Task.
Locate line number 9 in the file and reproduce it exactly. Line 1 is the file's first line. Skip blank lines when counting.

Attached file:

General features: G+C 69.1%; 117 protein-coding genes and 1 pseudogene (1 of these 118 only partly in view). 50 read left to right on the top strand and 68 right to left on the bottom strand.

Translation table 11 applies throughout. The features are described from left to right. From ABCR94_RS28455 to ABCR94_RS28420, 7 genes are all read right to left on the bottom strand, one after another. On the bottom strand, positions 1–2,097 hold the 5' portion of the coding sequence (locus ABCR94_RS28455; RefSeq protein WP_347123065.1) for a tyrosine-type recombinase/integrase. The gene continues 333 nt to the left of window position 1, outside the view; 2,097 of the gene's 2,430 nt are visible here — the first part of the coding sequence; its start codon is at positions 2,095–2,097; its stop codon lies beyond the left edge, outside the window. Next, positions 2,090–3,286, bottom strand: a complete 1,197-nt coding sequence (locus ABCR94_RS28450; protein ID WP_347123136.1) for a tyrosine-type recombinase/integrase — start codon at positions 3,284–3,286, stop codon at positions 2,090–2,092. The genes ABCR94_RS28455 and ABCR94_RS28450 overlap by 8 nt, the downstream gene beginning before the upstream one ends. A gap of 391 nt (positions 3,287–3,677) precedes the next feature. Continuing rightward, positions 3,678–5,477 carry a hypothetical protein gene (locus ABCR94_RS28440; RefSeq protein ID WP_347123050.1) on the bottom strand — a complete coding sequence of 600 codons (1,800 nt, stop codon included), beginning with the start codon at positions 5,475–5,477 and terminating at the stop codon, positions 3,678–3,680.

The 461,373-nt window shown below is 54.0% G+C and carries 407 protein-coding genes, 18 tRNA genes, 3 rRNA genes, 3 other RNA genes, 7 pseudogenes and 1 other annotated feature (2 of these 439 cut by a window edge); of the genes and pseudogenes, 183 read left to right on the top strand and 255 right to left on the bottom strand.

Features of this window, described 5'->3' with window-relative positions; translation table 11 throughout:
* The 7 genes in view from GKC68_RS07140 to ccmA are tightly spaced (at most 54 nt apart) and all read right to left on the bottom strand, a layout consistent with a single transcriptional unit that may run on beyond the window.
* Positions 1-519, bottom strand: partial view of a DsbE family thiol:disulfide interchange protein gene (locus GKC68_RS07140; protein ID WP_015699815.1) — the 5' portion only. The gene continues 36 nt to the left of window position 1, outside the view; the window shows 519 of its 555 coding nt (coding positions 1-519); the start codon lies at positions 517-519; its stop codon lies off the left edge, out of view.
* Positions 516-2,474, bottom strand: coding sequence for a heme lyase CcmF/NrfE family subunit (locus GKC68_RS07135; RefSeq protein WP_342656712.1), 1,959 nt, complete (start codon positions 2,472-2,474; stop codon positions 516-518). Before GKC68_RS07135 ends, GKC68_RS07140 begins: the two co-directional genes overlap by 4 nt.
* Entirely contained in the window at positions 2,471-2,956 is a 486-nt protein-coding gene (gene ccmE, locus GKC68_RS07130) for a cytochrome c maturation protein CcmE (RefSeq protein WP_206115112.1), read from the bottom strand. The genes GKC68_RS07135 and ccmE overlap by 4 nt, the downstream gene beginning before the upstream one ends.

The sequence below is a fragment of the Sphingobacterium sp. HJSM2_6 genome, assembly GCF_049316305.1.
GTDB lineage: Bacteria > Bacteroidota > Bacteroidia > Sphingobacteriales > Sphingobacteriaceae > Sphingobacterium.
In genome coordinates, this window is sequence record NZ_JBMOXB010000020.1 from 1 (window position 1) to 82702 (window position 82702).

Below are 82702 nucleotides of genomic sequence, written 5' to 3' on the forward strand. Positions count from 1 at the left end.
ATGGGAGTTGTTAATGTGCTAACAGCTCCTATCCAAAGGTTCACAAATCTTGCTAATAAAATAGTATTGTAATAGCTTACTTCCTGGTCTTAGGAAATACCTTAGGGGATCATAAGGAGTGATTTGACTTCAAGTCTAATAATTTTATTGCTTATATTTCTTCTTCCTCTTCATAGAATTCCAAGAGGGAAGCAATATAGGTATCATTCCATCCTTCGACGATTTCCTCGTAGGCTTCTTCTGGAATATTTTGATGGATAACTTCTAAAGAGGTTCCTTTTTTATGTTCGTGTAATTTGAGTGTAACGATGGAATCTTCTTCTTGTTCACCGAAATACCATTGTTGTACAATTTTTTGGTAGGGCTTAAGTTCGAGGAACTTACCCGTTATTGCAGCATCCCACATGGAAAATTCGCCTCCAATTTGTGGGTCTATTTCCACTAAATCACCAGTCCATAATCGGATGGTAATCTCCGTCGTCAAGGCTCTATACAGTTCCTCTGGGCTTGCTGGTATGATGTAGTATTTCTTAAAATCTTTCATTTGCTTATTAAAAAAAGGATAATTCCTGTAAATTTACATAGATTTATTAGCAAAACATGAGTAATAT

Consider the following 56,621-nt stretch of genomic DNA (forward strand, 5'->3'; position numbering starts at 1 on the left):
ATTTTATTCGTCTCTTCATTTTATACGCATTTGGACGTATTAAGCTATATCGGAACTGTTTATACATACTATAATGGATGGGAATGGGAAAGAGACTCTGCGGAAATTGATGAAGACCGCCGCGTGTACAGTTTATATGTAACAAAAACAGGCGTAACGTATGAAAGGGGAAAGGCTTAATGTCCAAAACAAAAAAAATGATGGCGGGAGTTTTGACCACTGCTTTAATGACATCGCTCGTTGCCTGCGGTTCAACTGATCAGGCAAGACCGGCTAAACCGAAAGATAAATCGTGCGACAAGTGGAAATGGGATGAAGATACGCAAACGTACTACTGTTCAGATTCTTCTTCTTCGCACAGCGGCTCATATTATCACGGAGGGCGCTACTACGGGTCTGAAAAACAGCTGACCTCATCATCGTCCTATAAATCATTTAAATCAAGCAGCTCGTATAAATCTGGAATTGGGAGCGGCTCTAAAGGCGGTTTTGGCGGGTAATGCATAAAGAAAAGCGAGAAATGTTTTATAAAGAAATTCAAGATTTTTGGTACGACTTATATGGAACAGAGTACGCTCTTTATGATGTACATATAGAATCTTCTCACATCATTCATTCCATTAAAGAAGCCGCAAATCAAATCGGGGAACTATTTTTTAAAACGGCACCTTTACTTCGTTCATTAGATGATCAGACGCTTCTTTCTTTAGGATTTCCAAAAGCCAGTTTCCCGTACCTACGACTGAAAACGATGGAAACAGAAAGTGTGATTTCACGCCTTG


The sequence below is a fragment of the Sphingobacterium sp. HJSM2_6 genome, assembly GCF_049316305.1.